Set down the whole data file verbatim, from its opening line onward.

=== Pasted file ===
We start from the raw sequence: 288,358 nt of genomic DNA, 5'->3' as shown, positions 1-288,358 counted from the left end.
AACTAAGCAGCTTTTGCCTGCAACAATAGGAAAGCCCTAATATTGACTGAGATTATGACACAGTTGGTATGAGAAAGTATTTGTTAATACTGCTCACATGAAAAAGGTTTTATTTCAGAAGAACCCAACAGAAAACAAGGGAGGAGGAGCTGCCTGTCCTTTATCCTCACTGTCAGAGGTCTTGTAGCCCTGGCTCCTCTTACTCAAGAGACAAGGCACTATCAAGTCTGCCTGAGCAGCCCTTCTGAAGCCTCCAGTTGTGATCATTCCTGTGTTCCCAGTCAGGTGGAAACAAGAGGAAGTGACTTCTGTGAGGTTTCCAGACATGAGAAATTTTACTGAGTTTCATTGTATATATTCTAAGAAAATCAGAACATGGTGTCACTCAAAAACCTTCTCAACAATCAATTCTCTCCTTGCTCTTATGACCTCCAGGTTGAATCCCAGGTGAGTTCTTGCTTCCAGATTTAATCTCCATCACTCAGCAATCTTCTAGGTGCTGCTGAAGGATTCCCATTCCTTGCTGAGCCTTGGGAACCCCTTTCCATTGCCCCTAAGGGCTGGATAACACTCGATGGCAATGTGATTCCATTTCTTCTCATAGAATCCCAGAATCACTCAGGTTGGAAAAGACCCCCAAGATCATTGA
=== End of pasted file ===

We start from the raw sequence: 288,358 nt of genomic DNA, 5'->3' as shown, positions 1-288,358 counted from the left end.
AACTAAGCAGCTTTTGCCTGCAACAATAGGAAAGCCCTAATATTGACTGAGATTATGACACAGTTGGTATGAGAAAGTATTTGTTAATACTGCTCACATGAAAAAGGTTTTATTTCAGAAGAACCCAACAGAAAACAAGGGAGGAGGAGCTGCCTGTCCTTTATCCTCACTGTCAGAGGTCTTGTAGCCCTGGCTCCTCTTACTCAAGAGACAAGGCACTATCAAGTCTGCCTGAGCAGCCCTTCTGAAGCCTCCAGTTGTGATCATTCCTGTGTTCCCAGTCAGGTGGAAACAAGAGGAAGTGACTTCTGTGAGGTTTCCAGACATGAGAAATTTTACTGAGTTTCATTGTATATATTCTAAGAAAATCAGAACATGGTGTCACTCAAAAACCTTCTCAACAATCAATTCTCTCCTTGCTCTTATGACCTCCAGGTTGAATCCCAGGTGAGTTCTTGCTTCCAGATTTAATCTCCATCACTCAGCAATCTTCTAGGTGCTGCTGAAGGATTCCCATTCCTTGCTGAGCCTTGGGAACCCCTTTCCATTGCCCCTAAGGGCTGGATAACACTCGATGGCAATGTGATTCCATTTCTTCTCATAGAATCCCAGAATCACTCAGGTTGGAAAAGACCCCCAAGATCATTGA